tain with glass window, valance front and rear. •*
Address, SEARS. ROEBUCK & CO. (Inc.), Chicago, 111.
(Baars, Roebuck & Vo. are thoroughly reliable—Editor,)
permitted him to cross over so that
they could amuse themselves by
chasing him tack into the river or
penning him up for safe keeping. It
is very evident that Buller has learned
thing or two since boasting that he
would eat his Christmas dinner at
When David was a boy it was made
known to manhind that greatness of
power did not always win and Goliath,
the giant, was the first to Gnd this
cut by having a stone buried in his
frontispiece from David’s sling. The
latter's prowess won him both the ad
miration and fear of the Philistines.
That lesson has yet to be learned by
the United States and England. As
it is both of them seem to be getting
a good start in the alphabet.
Charity Work.
To All Whom this May Concern:
We, the members of the Progressive
club, are making an effort to establish
a home for the ageed people and in
firm girls. This being the first effort
of the kind made by the colored peo
ple of Nebraska we, therefore, earn
estly and prayerfully ask your aid In
this work that we may be successful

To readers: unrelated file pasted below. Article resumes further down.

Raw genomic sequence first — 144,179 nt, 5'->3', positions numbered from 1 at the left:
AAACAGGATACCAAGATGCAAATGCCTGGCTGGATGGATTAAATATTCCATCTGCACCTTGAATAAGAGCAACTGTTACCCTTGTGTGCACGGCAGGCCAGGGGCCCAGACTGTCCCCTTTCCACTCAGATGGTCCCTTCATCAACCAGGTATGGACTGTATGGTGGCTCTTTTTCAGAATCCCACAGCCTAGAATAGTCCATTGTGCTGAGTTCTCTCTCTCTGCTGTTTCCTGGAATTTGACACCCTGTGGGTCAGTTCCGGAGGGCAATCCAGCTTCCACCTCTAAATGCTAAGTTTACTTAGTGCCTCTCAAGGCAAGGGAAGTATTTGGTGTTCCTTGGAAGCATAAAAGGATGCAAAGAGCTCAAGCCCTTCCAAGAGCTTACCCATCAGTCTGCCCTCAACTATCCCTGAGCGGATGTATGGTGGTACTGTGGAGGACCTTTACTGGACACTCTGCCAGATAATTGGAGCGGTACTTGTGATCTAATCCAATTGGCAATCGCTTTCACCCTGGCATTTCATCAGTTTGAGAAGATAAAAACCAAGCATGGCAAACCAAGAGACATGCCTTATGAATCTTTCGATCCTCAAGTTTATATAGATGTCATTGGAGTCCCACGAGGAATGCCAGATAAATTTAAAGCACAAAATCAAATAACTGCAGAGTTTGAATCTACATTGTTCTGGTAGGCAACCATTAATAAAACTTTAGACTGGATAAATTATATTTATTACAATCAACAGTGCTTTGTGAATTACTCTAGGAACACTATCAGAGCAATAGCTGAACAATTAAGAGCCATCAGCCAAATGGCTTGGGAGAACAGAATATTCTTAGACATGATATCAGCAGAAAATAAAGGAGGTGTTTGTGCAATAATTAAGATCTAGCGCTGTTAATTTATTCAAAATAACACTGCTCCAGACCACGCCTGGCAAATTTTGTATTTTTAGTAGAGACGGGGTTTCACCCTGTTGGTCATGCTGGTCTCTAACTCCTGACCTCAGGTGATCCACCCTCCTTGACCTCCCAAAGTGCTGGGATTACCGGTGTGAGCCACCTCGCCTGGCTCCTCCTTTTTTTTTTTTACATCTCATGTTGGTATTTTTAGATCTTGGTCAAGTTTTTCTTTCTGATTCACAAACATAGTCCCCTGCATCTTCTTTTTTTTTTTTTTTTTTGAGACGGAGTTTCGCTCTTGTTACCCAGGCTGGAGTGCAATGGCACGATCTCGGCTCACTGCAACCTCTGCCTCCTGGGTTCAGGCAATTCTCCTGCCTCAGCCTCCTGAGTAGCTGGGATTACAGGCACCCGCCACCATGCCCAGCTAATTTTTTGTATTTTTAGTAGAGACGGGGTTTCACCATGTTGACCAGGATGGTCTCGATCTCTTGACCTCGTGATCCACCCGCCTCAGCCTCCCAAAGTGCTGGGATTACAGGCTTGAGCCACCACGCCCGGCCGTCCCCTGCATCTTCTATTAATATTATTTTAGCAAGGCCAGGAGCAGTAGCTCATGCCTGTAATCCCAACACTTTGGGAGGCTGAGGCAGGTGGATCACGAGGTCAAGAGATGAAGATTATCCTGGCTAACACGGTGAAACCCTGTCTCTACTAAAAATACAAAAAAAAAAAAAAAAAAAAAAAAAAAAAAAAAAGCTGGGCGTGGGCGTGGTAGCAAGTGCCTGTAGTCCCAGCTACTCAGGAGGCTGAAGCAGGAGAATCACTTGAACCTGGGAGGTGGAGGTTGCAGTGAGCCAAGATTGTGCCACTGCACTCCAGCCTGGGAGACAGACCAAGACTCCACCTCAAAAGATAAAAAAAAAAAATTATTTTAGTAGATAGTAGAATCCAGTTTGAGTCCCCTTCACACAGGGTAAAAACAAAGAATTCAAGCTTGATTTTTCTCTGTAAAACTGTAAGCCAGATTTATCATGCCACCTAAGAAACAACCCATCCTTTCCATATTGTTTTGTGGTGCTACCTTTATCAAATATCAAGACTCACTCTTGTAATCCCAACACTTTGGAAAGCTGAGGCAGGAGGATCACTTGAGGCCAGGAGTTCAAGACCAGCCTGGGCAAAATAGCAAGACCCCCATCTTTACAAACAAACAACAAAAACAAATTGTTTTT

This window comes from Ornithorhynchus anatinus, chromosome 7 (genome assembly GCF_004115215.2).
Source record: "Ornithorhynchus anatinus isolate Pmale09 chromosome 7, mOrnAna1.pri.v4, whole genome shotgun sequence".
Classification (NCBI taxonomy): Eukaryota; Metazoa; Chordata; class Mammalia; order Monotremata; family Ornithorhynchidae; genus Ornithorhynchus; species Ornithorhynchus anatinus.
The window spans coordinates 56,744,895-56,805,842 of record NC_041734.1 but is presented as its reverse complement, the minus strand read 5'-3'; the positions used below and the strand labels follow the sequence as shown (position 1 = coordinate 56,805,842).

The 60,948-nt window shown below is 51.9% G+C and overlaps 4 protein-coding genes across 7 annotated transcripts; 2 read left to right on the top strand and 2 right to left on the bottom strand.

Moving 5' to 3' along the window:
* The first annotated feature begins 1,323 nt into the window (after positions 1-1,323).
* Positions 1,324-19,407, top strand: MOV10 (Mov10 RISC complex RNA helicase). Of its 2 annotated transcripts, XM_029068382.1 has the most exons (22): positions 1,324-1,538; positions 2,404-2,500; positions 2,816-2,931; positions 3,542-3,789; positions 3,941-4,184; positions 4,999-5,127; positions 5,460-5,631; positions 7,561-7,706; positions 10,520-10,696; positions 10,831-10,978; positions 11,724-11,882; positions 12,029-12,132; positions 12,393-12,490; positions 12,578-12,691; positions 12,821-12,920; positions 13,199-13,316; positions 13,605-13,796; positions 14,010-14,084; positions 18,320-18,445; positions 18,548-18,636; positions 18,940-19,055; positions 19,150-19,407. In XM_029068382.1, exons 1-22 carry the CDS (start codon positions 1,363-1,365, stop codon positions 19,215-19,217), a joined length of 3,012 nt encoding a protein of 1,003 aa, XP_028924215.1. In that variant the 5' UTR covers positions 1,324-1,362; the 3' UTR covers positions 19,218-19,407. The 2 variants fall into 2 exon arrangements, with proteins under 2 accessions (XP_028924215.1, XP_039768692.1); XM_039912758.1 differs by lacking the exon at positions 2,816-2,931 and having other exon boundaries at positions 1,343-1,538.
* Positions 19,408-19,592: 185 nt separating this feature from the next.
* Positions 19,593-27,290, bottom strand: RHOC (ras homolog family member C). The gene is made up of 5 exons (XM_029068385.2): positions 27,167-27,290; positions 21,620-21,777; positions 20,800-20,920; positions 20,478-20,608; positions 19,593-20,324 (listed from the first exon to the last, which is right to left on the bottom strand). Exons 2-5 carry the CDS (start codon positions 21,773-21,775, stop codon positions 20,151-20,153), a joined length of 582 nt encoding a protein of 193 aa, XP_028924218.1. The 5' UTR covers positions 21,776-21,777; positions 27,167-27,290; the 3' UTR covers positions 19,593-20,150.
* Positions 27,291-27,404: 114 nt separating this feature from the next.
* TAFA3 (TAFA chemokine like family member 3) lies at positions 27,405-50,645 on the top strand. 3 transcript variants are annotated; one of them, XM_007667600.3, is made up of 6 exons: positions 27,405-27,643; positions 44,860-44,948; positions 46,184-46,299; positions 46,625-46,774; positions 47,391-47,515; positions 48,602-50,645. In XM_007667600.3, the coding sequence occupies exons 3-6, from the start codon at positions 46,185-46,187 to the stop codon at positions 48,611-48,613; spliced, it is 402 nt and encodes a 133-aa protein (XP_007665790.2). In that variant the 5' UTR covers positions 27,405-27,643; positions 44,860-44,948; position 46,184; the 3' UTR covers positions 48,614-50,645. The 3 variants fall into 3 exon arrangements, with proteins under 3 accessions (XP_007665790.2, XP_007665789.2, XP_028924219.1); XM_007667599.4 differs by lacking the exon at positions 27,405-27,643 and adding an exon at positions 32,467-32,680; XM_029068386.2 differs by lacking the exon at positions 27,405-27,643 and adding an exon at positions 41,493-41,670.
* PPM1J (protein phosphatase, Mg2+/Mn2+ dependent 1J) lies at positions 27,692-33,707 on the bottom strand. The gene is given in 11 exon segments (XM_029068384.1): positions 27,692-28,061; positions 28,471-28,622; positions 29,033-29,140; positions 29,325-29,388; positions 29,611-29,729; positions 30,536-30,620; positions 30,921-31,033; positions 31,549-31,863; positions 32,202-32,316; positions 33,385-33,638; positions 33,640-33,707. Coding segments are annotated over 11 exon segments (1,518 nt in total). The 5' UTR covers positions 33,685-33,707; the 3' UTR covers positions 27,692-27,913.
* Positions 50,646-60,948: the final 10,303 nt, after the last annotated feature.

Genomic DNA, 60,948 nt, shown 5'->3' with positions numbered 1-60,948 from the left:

in our undertaking.
Any one in the city or abroad de
siring to contribute to us can do so by
addressing the secretary, Mrs. J. H.
Smith, 516 Pierce St., Omaha, Neb.
Miss Luda Bruce, President,
Mrs. .J. 11. Smith, Secretary.
Mrs. Wm. Payne,
Chr. Charity Com.
Business Pointers.
The attention of our readers is
specially directed to the advertise
ments which appear with this issue
of The Progress.
Patronize only those business men
who advertise in The Progeess,
Don’t fail to read Gross’ advertise
ment. Go there and patronize him.
He makes a bid for vour trade.
A Mountain Tourist
In search of grand and beautiful
scenery finds such a profusion of riches
in Colorado that before planning a
trip it will he well for you to gain all
the information possible. The Den
ver & Rio Grande Railroad publishes
a series of useful illustrated pam
phlets, all of which may be obtained
by writing S. K. Hooper, General Pas
senger and Ticket Agent, Denver,
Call At
Fritz E. Sandwall
If Your Watch
Is Out of Order;
He Can Fix It.
A Complete Line of WATCHES
2404 N St., South Omaha.
West of the Mississippi River.
Its office is fully equipped
with all the material and
machinery necessary to do
all kinds of first-class Job
Printing at lowest rates.
Invitations of all Kinds, Cards,
Letter Heads, Note Heads, Bill
Heads, Statements, Envelopes,
Posters, Hand Bills, Circulars,
Books and Pamphlet Work.
The Progress
As an Advertising Medium
All work done with neat
ness and dispatch. Up-to
date styles. Sati s f a ction
guaranteed in all w r ork in
the Job Printing line.
Is a Bold and Fearless
Champion of the Negro
Race in America and
Always ready to defend
Its Own against all
Comers in the Interest
Of the Negro s Rights.
Ihe Progress is strictly in
the van, circulating as it
does among the 5,000 Negro
residents of Omaha, besides
a wide sweep over the State
and the country in general.
It circulates among a class
of people who pay as they
go, a fact that all advertisers
ought to take into consider
ation, and the business man
who does not advertise in
it loses more than he dreams
of. Give it a trial.